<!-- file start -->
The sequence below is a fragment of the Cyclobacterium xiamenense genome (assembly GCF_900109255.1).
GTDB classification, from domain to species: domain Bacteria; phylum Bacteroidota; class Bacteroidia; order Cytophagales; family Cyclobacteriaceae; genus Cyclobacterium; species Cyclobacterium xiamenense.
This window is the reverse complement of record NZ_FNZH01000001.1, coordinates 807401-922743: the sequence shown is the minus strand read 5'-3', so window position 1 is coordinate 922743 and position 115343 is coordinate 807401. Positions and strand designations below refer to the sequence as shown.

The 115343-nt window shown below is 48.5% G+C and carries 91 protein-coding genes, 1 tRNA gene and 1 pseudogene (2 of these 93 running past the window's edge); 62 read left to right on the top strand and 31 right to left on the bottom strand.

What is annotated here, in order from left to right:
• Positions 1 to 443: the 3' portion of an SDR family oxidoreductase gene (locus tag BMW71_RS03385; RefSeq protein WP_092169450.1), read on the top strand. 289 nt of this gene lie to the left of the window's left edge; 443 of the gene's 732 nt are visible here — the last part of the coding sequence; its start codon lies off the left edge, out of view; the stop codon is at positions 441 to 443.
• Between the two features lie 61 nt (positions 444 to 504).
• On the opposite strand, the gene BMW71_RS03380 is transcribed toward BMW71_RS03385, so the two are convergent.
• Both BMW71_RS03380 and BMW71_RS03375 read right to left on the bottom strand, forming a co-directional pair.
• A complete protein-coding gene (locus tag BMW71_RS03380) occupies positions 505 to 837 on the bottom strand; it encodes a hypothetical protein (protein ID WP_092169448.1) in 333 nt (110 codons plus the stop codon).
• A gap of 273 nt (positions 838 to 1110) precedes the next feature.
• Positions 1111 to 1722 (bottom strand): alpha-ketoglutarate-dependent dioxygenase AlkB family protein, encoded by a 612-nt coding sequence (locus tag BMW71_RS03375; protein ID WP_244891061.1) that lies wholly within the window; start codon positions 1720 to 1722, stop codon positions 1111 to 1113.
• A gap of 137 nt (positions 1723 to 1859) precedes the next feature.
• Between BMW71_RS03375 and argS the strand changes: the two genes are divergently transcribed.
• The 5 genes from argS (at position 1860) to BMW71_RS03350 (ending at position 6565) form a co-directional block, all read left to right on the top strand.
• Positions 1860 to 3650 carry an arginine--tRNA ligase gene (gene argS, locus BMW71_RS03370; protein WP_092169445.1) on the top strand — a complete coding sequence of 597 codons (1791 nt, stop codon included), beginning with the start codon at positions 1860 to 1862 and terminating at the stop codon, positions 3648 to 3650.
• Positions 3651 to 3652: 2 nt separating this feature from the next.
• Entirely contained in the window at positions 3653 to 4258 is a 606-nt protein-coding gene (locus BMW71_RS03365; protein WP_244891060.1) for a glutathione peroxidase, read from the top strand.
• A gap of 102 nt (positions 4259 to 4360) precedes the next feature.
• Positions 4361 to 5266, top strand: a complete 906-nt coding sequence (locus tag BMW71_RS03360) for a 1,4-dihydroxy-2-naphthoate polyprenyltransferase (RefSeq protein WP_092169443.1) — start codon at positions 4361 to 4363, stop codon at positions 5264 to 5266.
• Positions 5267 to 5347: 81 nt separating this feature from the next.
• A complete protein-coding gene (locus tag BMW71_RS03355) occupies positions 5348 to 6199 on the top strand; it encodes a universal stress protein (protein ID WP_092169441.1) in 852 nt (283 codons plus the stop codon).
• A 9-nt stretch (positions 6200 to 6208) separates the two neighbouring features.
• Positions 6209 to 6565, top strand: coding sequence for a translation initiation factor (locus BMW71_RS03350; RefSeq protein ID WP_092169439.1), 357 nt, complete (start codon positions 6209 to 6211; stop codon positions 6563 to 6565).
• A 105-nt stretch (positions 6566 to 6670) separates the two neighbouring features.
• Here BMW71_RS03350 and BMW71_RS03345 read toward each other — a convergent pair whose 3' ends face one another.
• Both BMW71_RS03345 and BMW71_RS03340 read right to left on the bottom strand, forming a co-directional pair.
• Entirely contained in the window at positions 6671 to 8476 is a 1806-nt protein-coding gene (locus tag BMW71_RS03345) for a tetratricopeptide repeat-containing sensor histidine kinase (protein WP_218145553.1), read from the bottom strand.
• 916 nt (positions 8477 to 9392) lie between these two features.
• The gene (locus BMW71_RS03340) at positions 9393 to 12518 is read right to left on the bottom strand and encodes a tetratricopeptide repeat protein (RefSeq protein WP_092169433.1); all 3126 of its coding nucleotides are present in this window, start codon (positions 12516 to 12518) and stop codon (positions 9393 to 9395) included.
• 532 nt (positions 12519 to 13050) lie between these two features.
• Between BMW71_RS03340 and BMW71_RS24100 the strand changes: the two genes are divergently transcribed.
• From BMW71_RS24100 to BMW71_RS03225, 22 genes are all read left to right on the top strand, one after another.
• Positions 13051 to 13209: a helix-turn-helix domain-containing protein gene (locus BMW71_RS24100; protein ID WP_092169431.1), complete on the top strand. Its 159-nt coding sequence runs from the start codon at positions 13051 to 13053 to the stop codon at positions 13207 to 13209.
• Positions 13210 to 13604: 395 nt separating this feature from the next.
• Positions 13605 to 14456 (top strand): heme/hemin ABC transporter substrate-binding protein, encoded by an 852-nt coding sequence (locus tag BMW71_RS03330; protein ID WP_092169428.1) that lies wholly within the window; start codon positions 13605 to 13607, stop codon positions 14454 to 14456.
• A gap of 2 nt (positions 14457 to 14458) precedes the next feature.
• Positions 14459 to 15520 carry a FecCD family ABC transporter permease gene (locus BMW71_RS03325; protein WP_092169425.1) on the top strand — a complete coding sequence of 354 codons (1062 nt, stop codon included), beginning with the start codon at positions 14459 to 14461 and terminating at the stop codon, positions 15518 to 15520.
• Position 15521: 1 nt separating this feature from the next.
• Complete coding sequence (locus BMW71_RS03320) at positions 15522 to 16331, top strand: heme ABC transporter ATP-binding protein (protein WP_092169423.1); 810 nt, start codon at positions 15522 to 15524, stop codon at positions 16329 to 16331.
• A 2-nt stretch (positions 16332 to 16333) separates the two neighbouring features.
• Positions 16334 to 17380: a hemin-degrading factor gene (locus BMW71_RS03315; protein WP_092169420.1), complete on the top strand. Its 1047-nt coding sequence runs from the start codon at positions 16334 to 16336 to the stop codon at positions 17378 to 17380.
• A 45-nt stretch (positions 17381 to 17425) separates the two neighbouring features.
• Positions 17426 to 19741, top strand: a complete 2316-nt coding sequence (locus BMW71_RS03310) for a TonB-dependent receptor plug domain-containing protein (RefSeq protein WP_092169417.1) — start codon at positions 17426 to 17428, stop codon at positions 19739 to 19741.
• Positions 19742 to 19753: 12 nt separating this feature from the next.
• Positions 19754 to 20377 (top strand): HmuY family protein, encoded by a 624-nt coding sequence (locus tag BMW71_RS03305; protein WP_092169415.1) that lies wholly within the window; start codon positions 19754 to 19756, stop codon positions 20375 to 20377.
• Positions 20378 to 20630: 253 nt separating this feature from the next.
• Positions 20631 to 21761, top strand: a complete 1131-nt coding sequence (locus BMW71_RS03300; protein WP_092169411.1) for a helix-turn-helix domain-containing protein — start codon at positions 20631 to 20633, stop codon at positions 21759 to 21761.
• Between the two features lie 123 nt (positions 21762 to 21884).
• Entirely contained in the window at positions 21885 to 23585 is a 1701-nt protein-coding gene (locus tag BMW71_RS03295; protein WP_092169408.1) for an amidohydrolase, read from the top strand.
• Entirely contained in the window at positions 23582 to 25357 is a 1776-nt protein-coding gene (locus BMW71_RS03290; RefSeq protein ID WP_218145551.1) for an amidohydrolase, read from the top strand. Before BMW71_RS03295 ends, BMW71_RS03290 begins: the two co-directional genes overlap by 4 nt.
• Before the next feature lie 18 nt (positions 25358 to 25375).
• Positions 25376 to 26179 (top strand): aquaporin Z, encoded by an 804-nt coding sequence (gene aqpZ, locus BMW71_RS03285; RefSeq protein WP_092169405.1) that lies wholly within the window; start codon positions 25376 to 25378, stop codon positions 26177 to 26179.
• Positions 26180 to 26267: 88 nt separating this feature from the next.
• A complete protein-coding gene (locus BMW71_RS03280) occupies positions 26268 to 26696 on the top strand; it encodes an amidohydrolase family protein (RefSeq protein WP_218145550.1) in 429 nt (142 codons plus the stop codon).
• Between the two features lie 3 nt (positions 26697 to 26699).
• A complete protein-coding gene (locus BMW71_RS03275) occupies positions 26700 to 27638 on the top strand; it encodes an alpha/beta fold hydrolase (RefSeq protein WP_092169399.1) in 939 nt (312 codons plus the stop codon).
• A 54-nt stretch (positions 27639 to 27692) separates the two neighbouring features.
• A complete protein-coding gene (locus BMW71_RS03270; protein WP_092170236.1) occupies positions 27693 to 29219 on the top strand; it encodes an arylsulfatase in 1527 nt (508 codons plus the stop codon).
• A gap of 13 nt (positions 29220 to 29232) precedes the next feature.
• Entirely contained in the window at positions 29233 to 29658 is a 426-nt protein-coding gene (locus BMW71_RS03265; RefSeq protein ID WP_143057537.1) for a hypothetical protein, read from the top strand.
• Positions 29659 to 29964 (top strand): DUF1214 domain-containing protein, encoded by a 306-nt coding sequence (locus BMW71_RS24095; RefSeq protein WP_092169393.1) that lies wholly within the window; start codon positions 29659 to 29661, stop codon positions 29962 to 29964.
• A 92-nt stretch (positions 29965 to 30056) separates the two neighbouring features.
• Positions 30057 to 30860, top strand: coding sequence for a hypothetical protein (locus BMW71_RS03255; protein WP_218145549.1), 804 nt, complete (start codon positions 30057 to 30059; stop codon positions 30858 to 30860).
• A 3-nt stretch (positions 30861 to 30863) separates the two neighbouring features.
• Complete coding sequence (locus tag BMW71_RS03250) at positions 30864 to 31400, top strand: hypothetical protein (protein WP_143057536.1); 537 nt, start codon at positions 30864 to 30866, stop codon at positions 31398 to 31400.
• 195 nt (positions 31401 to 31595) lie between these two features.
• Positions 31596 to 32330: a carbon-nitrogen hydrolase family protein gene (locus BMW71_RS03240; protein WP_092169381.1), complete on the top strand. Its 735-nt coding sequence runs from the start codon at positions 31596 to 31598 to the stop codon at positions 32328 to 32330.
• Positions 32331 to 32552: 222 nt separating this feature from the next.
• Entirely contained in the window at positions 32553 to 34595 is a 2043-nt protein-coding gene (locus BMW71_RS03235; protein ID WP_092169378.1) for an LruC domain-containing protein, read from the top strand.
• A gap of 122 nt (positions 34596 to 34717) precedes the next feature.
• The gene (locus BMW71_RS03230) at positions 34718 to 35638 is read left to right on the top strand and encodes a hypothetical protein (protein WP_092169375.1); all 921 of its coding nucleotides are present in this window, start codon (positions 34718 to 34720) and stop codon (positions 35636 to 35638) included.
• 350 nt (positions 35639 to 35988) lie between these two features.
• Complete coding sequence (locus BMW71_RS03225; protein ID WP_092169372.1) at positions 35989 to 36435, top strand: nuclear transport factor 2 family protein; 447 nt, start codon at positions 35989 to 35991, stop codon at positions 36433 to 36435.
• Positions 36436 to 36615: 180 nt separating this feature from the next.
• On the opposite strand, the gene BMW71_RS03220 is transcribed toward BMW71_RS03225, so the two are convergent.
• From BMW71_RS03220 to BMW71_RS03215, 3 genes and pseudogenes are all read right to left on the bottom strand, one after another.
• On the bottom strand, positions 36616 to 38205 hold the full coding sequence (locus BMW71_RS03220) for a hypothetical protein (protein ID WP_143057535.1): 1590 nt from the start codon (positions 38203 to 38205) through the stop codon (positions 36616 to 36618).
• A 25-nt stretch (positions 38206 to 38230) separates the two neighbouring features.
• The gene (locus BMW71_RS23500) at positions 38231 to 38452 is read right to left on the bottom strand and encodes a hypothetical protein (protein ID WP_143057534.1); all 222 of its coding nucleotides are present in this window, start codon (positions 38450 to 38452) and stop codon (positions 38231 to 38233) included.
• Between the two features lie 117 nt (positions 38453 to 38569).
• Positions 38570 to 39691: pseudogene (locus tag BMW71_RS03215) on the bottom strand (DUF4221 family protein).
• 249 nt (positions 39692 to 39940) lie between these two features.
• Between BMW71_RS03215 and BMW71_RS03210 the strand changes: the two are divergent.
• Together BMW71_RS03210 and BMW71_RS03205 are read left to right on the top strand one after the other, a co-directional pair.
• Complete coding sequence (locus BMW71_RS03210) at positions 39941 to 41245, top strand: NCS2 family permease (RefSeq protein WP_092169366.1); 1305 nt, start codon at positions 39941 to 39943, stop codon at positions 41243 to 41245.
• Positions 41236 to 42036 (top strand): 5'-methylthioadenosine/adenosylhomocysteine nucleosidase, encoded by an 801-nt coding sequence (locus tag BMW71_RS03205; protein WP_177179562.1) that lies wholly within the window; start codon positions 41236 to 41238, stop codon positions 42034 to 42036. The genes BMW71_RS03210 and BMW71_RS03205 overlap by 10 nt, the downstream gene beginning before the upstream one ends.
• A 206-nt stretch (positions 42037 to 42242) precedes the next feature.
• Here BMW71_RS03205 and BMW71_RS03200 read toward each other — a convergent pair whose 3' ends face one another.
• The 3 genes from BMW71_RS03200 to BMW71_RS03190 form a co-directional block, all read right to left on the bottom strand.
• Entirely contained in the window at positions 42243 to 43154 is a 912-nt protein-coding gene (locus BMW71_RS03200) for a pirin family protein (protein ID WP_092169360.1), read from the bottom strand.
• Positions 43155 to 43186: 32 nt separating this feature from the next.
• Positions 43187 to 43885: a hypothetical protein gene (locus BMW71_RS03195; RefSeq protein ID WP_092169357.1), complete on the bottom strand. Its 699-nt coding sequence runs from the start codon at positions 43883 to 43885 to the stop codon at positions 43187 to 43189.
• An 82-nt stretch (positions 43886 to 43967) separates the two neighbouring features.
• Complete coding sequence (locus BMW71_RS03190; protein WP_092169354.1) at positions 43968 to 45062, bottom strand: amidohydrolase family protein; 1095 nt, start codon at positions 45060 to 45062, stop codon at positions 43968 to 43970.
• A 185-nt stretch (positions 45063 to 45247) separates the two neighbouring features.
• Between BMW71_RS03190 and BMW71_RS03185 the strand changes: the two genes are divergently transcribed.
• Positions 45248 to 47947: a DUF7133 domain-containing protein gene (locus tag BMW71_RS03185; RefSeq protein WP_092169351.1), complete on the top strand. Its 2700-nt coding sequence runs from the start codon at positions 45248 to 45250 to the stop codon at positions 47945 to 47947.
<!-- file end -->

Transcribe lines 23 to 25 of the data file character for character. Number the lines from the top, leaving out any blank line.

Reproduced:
• A 9-nt stretch (positions 6200 to 6208) separates the two neighbouring features.
• Positions 6209 to 6565, top strand: coding sequence for a translation initiation factor (locus BMW71_RS03350; RefSeq protein ID WP_092169439.1), 357 nt, complete (start codon positions 6209 to 6211; stop codon positions 6563 to 6565).
• A 105-nt stretch (positions 6566 to 6670) separates the two neighbouring features.